Politics & Government

Election year keeping legislators away from controversial issues

Education underfunding, state’s health care system hurt Mississippi

Jeremy Eisler, attorney with the Mississippi Center For Justice, in 2016 explains how the state legislation's failure to adequately fund education continues to hurt the state's ability to attract more jobs.
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Jeremy Eisler, attorney with the Mississippi Center For Justice, in 2016 explains how the state legislation's failure to adequately fund education continues to hurt the state's ability to attract more jobs.

Legislators, at least those in Mississippi, normally take up controversial legislation in the second and third years of their four-year terms.

In the fourth year, or the session before an election, legislators normally eschew the controversial bills for the popular items.

The Mississippi Legislature is currently in the midst of that election year session. And it is telling what is not being seriously discussed during the 2019 session.

For instance, for the past two sessions one of the primary focuses for Speaker Philip Gunn, R-Clinton, and Republican Lt. Gov. Tate Reeves, who presides over the Senate, was the overhaul or rewrite of the Mississippi Adequate Education Program, which is the mechanism used to provide the state’s share of the funds to operate local school districts.

The leaders argued that full funding of the Adequate Education Program was too expensive and outdated.

After efforts to rewrite the funding formula were blocked during the past two sessions, there has been nary a mention of such an endeavor during the 2019, election year.

On the other hand, there has been talk of vouchers and expanding school choice this session. But it is important to note there has been talk, but little action thus far.

Both Gunn and Reeves spoke at a school choice rally earlier this session. Both voiced support for school choice.

“The government doesn’t know what’s best for each child,” Gunn said at the rally as reported by Mississippi Today. “We think parents ought to have a variety of choices to do what’s best for their child.”

And indeed Senate Education Chair Gray Tollison, R-Oxford, authored legislation this session that would provide most students the opportunity to take advantage of vouchers to help pay for their private schooling.

But in the end, Tollison’s bill at his own doing was pared down to just extend the life of a current programs that provides vouchers for less than 500 special needs students to pursue private education options. That program has thus far not cost the state more than $2.1 million in any one year – a minuscule amount of money when considering that the state spends about $2.5 billion annually on public education.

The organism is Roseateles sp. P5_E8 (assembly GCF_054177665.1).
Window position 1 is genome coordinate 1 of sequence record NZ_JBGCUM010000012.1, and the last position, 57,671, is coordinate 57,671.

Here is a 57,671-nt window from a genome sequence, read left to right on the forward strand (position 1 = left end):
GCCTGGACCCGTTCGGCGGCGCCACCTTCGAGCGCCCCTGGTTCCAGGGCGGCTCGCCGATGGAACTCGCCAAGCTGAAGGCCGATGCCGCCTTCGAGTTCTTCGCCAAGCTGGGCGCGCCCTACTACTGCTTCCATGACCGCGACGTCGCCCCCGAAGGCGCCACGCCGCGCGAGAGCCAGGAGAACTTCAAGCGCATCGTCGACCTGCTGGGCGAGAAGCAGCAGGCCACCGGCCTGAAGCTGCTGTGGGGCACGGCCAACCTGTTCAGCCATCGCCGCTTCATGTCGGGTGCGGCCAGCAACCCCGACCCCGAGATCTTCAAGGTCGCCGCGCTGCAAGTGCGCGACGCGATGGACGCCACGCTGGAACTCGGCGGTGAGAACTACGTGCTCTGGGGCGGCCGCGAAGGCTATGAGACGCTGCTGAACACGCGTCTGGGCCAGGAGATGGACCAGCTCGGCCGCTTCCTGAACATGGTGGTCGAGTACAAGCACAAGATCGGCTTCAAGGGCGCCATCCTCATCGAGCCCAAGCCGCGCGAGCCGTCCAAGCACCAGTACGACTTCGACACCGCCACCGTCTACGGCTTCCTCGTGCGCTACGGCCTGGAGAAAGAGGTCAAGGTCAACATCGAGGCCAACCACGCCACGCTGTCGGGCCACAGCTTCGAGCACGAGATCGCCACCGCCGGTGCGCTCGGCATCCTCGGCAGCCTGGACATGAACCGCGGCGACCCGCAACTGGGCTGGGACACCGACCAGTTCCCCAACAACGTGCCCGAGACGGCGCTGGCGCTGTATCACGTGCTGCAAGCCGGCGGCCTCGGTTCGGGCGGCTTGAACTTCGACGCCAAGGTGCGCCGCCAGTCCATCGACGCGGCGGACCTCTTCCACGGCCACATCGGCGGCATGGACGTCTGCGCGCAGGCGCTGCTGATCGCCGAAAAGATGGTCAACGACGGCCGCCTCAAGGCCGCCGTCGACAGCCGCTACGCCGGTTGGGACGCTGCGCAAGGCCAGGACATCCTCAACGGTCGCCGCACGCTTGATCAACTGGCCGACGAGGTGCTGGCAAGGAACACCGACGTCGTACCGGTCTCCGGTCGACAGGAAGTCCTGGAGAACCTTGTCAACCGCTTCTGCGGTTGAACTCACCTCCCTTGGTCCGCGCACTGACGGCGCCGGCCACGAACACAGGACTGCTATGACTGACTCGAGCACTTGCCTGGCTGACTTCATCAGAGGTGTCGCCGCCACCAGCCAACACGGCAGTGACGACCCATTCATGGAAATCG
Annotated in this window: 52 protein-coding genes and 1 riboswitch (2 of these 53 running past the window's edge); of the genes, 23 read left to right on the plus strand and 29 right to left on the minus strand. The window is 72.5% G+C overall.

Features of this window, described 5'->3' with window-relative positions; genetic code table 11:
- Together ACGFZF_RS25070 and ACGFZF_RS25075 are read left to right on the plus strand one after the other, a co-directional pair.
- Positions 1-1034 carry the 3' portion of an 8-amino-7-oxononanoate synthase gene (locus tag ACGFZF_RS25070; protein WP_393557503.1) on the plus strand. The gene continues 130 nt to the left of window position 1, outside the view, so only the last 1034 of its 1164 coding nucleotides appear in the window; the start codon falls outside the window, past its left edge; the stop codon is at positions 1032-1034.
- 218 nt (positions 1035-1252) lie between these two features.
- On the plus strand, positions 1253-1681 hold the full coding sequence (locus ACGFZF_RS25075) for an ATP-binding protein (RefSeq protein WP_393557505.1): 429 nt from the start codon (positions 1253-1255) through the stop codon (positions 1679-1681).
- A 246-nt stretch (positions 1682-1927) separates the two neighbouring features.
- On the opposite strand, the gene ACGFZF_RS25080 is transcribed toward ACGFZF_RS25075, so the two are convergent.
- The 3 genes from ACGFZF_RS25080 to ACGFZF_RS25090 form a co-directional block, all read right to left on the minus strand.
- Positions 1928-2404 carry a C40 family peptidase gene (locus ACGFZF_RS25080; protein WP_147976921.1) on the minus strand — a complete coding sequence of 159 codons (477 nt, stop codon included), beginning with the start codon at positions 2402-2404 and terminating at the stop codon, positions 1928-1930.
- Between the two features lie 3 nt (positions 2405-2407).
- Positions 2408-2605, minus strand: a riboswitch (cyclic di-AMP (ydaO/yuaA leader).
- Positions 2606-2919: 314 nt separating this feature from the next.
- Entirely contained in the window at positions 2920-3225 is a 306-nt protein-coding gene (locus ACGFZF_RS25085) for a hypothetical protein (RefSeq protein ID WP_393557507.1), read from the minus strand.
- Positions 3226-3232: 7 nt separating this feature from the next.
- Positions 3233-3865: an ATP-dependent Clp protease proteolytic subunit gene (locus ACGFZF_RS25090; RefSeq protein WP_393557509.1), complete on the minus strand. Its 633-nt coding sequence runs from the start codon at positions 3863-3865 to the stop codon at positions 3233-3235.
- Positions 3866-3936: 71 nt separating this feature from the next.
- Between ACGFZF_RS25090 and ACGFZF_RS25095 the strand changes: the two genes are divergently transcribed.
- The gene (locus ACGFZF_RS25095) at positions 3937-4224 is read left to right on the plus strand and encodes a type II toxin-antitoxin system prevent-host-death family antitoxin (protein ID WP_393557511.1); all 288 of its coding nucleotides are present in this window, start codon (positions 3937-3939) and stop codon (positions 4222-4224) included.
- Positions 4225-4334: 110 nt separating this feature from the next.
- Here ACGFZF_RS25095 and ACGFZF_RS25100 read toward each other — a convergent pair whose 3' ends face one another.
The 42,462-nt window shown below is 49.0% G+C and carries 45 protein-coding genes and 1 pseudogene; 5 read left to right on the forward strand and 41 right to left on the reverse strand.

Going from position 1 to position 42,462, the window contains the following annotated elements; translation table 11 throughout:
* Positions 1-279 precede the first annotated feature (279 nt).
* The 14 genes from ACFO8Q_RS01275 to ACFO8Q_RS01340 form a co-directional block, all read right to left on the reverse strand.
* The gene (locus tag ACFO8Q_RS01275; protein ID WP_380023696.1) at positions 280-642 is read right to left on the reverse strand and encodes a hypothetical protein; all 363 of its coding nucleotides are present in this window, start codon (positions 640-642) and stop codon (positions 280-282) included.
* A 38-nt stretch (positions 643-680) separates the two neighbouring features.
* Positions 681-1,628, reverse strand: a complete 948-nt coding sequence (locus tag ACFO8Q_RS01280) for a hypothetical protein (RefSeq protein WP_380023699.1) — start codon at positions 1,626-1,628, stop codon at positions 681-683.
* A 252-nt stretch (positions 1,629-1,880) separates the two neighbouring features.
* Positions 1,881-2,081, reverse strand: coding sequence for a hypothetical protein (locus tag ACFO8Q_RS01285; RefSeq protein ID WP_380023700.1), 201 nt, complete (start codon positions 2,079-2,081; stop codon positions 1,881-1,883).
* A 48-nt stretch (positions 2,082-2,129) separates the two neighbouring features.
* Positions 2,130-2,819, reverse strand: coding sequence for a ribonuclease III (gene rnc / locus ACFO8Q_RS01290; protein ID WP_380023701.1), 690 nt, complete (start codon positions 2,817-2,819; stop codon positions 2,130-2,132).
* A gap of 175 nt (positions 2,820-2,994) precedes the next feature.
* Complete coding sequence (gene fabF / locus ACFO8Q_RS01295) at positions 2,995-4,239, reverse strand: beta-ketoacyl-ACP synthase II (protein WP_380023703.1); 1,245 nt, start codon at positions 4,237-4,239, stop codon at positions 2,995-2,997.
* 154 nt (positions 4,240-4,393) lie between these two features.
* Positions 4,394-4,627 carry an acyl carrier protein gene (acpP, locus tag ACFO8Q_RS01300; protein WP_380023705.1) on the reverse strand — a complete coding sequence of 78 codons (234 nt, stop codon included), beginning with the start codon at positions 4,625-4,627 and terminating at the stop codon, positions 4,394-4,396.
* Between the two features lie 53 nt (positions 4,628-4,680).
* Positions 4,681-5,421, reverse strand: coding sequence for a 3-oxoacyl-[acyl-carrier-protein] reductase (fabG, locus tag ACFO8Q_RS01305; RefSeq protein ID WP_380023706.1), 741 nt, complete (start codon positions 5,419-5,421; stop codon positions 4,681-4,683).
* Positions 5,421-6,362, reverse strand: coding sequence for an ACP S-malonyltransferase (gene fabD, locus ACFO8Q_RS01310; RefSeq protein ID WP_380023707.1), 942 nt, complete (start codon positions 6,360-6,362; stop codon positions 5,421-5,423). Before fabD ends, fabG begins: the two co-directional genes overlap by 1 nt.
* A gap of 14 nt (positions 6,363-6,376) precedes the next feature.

And on the Senate floor when passing the bill to extend the life of the special needs program, Tollison, trying to relieve many of his colleagues’ concerns about vouchers, made a vow that he would not try to add language to the bill later in the process to expand the state’s voucher or school choice program.

“I have no intention to do that,” he said from the well of the Senate.

Education is not the only area where legislators are avoiding programs that were priorities in past sessions.

In recent years, the leadership – Gunn and Reeves – have been in favor of removing civil service protection for state employees.

There have been unsuccessful efforts to strip civil service protection from most agencies for a period of time. Those efforts have failed and no one is talking about that this election year.

This year, the Department of Public Safety and Department of Correction both asked to have civil service protection removed. Legislation did not even get out of committee to remove the protection for Public Safety and this past week the House left early on a key deadline day without taking up a bill to exempt the corrections department.

That bill died. Granted, there is a bill alive to extend the exemption from civil service protection granted in an earlier session for Child Protection Services and Human Services.

Whether there is an effort to amend that bill to include corrections or public safety remains to be seen.

But it is clear that removing civil service protection from state employees is less popular in an election year than it is in other years.

What is popular this year? That answer appears to be providing teacher and state employees pay raises and putting in place significant restrictions on abortions..

And oh yeah, legalizing the growing of hemp, as the House has voted to do, also seems to be popular.

This column was produced by Mississippi Today, a nonprofit news organization that covers state government, public policy, politics and culture. Bobby Harrison is Mississippi Today’s senior Capitol reporter.

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